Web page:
I’m a relatively content person. I can watch anything, read anything, do almost anything, and find some enjoyment out of it. But one thing that makes me really passionate, and somewhat elitist, is food. I really love, and desire, good food. Now add that with my relative contentness with all things, I’m someone who enjoys quality food of all flavors, and I can appreciate a well done meal from any nationality—at the very least of all the cultures I’ve tried so far. I think most of fine dining comes from fine chefs who put a lot of themselves into the dish, which is why the new Netflix series Chef’s Table caught my eye.
Chef’s Table is a six-episode documentary series following a different world-renowned chef each episode, with special care taken in showing what makes them different. For those of you who have watched Jiro Dreams of Sushi about the Michelin three-star sushi chef, you will find a very similar style since director David Gelb has a large hand in both works. However, for those not informed, this means the focus is much more on the chef, the history and their processes, with little snippets of some of their signature dishes as they fit in terms of the chef’s story. This is not a “how you cook” show, it is a “why you cook” documentary.
The first two episodes are probably the best at outlining the series, at least in terms of having incredibly compelling characters. The first chef, the Italian Massimo Bottura, is a Michelin three-star chef whose episode catalogues his modernization of the Italian kitchen, the huge role his wife has played in his work as his partner, and his struggle to attain both of these things. The second chef, Dan Barber, began as a run-of-the-mill chef until his desire for the best flavor led to wanting the best ingredients through direct control of his produce and livestock, with sustainable farming and plants genetically modified to taste better and not just feed more people.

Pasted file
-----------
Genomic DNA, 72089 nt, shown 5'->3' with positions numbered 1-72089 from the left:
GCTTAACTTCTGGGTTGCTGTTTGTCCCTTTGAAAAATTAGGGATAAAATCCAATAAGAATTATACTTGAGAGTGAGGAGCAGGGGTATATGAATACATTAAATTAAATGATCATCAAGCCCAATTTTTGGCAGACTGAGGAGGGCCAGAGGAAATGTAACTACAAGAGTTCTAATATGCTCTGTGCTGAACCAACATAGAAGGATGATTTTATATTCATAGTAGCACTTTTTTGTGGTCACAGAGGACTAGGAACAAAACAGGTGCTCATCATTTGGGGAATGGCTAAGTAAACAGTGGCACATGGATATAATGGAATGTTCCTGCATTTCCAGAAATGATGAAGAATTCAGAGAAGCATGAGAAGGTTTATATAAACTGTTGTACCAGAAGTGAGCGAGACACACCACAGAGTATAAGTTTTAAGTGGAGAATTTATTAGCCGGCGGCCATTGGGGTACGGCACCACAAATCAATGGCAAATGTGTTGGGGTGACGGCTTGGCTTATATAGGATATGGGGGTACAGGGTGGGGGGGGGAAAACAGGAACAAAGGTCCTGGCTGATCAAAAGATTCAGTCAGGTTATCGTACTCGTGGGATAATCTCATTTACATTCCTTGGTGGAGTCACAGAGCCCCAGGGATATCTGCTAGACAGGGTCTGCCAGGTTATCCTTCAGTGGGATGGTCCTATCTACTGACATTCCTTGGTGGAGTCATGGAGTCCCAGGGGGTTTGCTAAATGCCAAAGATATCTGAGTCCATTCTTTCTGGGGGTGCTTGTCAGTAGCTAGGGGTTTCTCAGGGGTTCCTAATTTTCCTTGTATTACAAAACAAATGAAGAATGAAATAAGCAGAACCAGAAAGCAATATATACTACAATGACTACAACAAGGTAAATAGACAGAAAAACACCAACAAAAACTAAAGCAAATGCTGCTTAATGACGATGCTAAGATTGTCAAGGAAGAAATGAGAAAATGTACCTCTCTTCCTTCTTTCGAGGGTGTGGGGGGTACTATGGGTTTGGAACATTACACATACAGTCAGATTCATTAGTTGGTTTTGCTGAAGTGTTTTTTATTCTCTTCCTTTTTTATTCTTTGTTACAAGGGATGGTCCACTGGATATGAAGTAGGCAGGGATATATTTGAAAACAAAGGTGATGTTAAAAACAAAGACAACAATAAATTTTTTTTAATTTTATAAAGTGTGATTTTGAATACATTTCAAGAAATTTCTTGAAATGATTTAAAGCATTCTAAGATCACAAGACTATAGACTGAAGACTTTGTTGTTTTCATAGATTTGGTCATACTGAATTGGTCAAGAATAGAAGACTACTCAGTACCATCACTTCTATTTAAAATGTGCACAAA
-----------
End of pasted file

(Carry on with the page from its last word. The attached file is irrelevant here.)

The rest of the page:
In just these two chefs, you can see the breadth in not only the varying approaches to high-figure caliber cooking, but how the show captures these chefs who are world class for different reasons. Not only that, but Gelb brilliantly finds chefs who in some ways have it all figured out, but show how they have humility in terms of what they have not perfected in their personal lives or have learned through their own mistakes. This is a must-watch for those who want to know what makes an expert chef and for those who want to see something in the vein of Jiro Dreams of Sushi. For someone new to the culinary world or experience, there is a lot to appreciate and it is all expressed for even the layman to understand, so why not give it a taste?